Science at High Park
The principal focus of science teaching is to enable pupils to experience and observe phenomena; looking more closely at the natural and humanly constructed world around them.
They should be encouraged to be curious and ask questions about what they notice. This often requires us to use their areas of special interest or key motivators as a starting point.
Pupils are helped to develop their understanding of scientific ideas by using different types of scientific enquiry to answer their own questions e.g. what happens when I drop this? what does this smell like? what happens when I mix these two thing together ; including observing changes over a period of time, noticing patterns, grouping and classifying things, carrying out simple comparative tests, and finding things out using secondary sources of information e.g. testing out the same explorations in different environments, looking at videos on YouTube or looking at a book in the library.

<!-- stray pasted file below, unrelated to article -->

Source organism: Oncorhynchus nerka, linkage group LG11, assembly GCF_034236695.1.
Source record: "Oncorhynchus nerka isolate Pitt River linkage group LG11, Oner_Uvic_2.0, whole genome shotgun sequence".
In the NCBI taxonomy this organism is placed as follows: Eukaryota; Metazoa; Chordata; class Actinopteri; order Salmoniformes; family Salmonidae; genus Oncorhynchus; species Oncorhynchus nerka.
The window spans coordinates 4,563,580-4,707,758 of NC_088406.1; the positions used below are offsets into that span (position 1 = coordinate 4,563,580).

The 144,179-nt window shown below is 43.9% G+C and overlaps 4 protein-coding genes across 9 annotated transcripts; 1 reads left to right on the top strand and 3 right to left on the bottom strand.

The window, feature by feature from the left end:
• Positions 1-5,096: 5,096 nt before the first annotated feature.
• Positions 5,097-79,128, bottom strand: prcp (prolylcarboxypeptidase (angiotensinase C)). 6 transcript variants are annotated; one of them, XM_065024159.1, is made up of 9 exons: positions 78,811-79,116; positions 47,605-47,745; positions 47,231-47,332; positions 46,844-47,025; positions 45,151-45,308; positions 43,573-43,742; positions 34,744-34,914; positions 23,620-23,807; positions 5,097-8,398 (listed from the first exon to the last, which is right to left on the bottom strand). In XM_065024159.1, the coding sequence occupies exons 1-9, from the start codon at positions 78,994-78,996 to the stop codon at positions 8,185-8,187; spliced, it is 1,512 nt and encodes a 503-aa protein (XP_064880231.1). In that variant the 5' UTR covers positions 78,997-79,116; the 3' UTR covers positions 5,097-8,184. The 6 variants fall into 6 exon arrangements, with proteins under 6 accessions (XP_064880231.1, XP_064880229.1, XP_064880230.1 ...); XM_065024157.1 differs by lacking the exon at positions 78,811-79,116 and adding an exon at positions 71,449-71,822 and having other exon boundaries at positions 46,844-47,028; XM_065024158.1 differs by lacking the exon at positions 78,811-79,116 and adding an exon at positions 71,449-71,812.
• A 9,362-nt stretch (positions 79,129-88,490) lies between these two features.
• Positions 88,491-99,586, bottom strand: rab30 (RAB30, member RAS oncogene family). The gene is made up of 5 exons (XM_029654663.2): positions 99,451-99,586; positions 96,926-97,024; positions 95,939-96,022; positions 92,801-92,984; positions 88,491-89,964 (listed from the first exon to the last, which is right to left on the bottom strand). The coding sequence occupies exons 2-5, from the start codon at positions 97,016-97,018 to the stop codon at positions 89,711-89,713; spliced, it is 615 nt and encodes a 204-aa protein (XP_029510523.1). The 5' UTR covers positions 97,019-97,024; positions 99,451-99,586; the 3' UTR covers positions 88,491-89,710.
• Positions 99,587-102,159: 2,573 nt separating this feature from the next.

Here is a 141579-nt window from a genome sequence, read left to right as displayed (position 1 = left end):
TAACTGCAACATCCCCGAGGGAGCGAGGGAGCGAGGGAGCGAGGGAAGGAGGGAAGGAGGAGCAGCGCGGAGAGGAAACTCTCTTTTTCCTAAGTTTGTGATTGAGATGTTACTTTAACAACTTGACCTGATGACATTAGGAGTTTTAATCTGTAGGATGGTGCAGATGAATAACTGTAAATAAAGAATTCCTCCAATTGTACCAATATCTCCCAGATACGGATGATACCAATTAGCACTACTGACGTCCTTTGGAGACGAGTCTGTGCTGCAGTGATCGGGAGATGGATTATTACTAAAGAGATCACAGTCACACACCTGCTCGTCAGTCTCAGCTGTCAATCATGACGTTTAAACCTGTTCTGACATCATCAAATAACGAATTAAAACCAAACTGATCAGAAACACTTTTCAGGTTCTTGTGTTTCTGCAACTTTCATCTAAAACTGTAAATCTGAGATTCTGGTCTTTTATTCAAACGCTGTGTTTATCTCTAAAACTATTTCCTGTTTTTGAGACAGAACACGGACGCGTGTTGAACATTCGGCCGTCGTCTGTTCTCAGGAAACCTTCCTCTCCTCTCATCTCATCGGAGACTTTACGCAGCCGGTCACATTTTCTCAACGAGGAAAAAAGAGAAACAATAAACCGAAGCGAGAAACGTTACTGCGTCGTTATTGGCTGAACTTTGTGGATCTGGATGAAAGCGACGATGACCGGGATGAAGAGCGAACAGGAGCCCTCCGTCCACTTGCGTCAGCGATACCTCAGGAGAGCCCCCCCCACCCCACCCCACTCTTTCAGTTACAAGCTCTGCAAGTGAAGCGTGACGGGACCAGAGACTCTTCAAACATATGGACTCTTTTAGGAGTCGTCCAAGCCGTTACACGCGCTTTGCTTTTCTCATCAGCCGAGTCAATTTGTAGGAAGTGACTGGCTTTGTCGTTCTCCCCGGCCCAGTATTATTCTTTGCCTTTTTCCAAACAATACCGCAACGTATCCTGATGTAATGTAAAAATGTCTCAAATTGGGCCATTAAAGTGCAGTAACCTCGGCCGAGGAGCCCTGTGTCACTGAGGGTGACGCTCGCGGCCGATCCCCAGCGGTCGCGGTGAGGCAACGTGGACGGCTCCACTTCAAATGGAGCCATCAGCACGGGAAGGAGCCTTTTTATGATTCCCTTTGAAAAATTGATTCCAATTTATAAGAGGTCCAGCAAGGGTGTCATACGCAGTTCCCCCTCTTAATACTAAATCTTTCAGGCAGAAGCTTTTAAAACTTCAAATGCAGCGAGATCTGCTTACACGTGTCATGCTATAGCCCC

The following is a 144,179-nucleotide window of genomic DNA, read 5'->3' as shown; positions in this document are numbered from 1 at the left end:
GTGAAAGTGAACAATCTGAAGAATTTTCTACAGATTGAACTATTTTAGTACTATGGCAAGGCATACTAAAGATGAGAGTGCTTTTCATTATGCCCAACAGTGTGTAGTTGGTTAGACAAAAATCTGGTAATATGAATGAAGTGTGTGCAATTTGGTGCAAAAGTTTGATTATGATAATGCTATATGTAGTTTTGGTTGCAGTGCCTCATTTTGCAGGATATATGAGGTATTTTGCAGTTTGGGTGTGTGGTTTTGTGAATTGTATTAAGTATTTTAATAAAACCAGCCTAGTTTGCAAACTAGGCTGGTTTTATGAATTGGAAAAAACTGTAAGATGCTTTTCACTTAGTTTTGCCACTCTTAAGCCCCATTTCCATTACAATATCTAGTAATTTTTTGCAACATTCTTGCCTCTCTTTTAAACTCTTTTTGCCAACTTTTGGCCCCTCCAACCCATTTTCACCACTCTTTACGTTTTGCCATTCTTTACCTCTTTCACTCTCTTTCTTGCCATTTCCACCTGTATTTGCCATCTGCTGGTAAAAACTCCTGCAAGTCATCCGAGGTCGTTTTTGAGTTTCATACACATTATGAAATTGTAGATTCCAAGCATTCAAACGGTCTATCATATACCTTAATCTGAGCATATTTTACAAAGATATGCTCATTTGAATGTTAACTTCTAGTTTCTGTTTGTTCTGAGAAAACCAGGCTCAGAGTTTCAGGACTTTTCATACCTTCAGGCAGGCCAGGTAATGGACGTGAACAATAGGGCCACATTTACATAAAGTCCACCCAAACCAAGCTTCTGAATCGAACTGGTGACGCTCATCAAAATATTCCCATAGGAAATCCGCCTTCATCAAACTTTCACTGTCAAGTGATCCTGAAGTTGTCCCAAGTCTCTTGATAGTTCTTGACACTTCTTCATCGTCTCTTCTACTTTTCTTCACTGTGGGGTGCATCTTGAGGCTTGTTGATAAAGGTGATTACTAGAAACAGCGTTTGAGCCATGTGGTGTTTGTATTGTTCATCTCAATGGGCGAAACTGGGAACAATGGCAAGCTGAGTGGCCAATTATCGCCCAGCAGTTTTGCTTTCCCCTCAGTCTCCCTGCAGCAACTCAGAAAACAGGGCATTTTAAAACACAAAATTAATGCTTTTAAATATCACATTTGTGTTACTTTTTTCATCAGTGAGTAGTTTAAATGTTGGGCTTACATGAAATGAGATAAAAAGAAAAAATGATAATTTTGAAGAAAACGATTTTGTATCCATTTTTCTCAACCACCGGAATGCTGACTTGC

Most of the learning about science should be done through first-hand practical experiences, but there should also be some use of appropriate secondary sources, such as books, photographs and videos.
At High Park learning through first-hand practical experiences is crucial for our pupils and developing independence, resilience and flexibility is a key part of learning. As part of the Science Curriculum, pupils engage in regular practical experiences related to health and medical checks that support them for life outside of school.